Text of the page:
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Nigeria's Ngozi Okonjo-Iweala was poised to become the first African and first woman to lead the embattled World Trade Organization

Nigeria's Ngozi Okonjo-Iweala was poised to become the first African and first woman to lead the embattled World Trade Organization, after a South Korean rival withdrew on Friday and the United States reversed its previous opposition. The government of President Joe Biden expressed its strong support for Okonjo-Iweala in a statement late Friday, lauding her experience at the World Bank and leading Nigeria's finance ministry, and pledging to work with her on needed reforms. The twin developments ended months of uncertainty over the leadership of the global trade body, and cleared the way for WTO members to conclude a consensus-based process and confirm Okonjo-Iweala as the next WTO director-general. The Geneva-based watchdog has gone without a director-general since Brazil's Roberto Azevedo quit a year early in August.

Ecuador to get new president

Sixteen candidates are vying to succeed President Lenín Moreno, a protege-turned-rival of former President Rafael Correa, who governed Ecuador for a decade
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Sixteen candidates are vying to succeed President Lenín Moreno, a protege-turned-rival of former President Rafael Correa, who governed Ecuador for a decade

Ecuador is slotted to select a new President on Sunday facing unprecedented health measures due to the coronavirus pandemic and the influence of a populist former head of state who was blocked from a place on the ballot due to a corruption conviction. Sixteen candidates are vying to succeed President Lenín Moreno, a protege-turned-rival of former President Rafael Correa, who governed Ecuador for a decade and remains a major force despite a criminal conviction that blocked him from seeking the vice presidency this year. There are so many contenders that an April 11 runoff election is almost certain, but the clear leaders have been a Correa-backed candidate, Andrés Arauz, and a conservative former banker who finished second twice before, Guillermo Lasso. The winner will have to work to pull the oil-producing nation out of a deepening economic crisis that has been exacerbated by the pandemic.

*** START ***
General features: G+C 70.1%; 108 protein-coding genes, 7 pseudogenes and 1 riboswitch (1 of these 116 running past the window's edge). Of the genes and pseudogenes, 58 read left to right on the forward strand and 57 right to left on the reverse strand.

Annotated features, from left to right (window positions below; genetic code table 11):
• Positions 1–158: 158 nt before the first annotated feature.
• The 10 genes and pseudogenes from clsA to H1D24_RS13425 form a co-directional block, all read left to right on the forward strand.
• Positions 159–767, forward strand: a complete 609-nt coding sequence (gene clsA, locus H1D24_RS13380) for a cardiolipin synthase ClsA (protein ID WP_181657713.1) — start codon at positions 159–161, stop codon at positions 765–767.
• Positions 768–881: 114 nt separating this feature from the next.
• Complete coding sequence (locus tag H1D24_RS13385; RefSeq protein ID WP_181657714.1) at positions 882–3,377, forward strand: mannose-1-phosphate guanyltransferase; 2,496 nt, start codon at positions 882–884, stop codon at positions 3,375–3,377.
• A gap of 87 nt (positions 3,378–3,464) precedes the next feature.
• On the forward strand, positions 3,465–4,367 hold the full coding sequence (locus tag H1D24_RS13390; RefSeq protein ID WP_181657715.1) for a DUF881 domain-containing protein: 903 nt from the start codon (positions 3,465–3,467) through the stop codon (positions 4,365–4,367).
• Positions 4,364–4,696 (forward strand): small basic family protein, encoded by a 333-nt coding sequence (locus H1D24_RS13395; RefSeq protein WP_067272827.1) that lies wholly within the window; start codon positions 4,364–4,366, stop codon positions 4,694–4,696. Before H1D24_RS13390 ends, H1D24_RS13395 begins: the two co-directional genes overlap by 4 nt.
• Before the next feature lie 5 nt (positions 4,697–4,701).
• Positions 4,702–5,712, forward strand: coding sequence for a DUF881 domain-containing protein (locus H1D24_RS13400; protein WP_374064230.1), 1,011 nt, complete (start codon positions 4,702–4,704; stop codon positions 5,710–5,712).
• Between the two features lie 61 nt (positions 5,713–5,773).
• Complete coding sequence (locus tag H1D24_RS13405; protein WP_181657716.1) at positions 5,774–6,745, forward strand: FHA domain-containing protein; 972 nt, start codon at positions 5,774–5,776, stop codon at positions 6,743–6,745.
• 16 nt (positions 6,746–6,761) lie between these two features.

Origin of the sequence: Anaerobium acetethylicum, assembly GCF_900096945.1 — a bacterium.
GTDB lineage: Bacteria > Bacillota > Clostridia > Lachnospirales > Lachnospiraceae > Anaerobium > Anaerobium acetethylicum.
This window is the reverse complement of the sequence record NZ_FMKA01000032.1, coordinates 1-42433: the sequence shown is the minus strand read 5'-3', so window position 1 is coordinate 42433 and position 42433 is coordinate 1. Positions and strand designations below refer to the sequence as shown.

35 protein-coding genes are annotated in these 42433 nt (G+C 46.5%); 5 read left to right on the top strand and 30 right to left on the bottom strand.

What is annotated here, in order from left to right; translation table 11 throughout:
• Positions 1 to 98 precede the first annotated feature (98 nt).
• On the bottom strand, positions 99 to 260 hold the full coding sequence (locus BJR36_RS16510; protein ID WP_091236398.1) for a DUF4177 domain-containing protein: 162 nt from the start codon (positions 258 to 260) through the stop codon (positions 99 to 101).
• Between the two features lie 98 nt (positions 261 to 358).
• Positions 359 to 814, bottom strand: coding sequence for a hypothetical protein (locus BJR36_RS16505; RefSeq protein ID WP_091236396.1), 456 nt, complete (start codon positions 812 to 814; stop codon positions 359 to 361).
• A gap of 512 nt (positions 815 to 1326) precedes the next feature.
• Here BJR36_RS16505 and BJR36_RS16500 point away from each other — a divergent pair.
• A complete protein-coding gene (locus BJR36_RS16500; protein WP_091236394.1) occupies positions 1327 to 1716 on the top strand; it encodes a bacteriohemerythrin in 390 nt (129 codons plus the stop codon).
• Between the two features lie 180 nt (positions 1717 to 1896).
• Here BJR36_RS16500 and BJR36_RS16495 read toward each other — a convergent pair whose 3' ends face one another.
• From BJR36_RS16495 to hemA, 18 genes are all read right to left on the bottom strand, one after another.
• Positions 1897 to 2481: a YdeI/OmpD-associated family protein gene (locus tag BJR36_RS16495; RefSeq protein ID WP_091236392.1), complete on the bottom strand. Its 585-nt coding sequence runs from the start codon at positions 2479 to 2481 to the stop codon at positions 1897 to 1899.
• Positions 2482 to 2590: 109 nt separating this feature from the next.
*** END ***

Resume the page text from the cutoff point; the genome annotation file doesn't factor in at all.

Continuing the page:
World’s smallest reptile found in Madagascar

The male Brookesia nana, or nano-chameleon, has a body of just 13.5mm
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The male Brookesia nana, or nano-chameleon, has a body of just 13.5mm

Scientists believe they may have discovered the smallest reptile on earth—a chameleon subspecies that is the size of a seed. According to BBC, two of the tiny lizards were discovered by a German-Madagascan expedition team in Madagascar. The male Brookesia nana, or nano-chameleon, has a body of just 13.5mm. This makes it the smallest of about 11,500 known species of reptiles, according to the Bavarian State collection of Zoology in Munich. Its length from top to tail is 22mm. The female is far bigger at around 29mm, the institute said, adding that other specimens were yet to be located, despite "great effort". "The new chameleon is only known from a degraded montane rainforest in northern Madagascar and might be threatened by extinction," said the Scientific Reports journal. Oliver Hawlitschek, a scientist at the Center of Natural History in Hamburg, hopes the species will survive since its habitat was placed under protection recently.

Curated by Sohini Sen. Have something to share with us? Write to us at feedback@livemint or tweet to @shohinisen